EB: What are some of your favorite food-industry charities? Why?
NE: We donate our time whenever we can. We work with a couple charities here, like Manos de Cristo. This year we’ll be 2 years old [May 20, 2012], and it’s important to figure out how we can get out there in philanthropic way. Jodi and I really look at things. I’m adopted. I was adopted by two women. I was afforded a totally different lifestyle than what I would have had. I’ve always had the support of two parents that said the most important thing was my education. I sort of lucked out on that.
We also cook here for Thanksgiving. We open it up to Manos de Cristos. They work with families that are struggling, families with dual incomes that still can’t meet all their bills. For us it’s really trying to figure out this year, what the best thing is for us, which way we want to go.
EB: What’s your proudest accomplishment in your career to date?
NE: Opening this restaurant. Really seeing something that I wanted to do for the past 10, 12 years, seeing that through. It’s really cool that StarChefs.com recognized me for my hard work. And there are a lot of people that have been here, worked just as hard if not harder than me, to make all of this come to fruition.
EB: What does success mean for you?
NE: That’s one of the things that’s been the hardest—the perspective. Getting a grip on my reality. For me, success is being able to turn the lights on every day and have never had one check bounce to a purveyor or to any of our staff. To have a place that people that have worked with us, whether they’ve been let go or have gone on somewhere else, come back in and still have dinner. Success would be if this place was open in 10 years, when my daughter is 14, and this can be her first job, peeling carrots and onions and potatoes, then going from there and doing whatever. And for her and for me, the biggest thing is being able to grow with the restaurant as a person and a father and a parent outside of the restaurant—that the restaurant enables me to become a better person.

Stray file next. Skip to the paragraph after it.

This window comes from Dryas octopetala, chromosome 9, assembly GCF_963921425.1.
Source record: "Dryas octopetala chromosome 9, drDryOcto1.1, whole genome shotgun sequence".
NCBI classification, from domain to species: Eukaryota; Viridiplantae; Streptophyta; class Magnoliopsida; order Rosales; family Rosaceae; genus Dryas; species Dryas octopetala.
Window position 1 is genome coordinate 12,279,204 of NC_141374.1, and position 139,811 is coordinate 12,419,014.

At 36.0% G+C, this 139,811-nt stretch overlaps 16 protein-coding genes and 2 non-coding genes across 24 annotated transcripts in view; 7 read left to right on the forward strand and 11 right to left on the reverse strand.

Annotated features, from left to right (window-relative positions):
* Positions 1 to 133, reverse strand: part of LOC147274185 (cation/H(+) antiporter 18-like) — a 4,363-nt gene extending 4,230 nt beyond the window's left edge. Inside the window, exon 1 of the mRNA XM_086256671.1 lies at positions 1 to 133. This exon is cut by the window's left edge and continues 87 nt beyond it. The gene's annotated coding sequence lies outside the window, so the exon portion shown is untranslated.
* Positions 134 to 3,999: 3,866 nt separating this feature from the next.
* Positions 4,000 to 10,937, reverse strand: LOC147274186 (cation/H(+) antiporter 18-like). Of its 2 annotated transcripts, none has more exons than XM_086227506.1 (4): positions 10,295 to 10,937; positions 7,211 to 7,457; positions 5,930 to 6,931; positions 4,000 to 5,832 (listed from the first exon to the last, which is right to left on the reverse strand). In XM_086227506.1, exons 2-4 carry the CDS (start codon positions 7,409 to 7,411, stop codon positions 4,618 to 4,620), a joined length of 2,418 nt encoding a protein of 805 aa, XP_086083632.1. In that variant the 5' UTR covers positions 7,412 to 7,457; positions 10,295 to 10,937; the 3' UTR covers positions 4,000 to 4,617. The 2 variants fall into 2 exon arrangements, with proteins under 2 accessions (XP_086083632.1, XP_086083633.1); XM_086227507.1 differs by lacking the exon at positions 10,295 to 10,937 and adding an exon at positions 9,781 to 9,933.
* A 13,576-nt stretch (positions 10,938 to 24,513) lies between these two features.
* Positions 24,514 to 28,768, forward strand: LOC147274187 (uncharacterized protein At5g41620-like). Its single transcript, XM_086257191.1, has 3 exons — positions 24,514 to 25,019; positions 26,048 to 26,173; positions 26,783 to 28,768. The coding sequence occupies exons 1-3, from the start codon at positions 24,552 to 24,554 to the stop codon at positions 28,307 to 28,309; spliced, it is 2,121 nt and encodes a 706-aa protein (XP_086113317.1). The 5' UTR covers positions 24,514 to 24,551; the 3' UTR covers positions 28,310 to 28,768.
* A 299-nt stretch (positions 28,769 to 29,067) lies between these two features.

EB: Where do you see yourself in five years?
NE: In five years, I see us still doing what we do. I also want to open up something that’s a little bit larger, but sort of the same thing. I don’t have any delusions of having six or seven restaurants. I’d love to have this and one other. We have a huge following in Houston, so more than likely we’ll be doing something in Houston, an amazing untouched food gem. But for Jodi and me, we just need to have a place where Jodi could come in every day and do her baking, and I could come in and cook and prep and cook service. And that still stands. I just love to cook. And so if it was all gone tomorrow, I’d be happy for a while, flipping eggs and doing stuff like that at an IHOP if I had to. I just love to cook.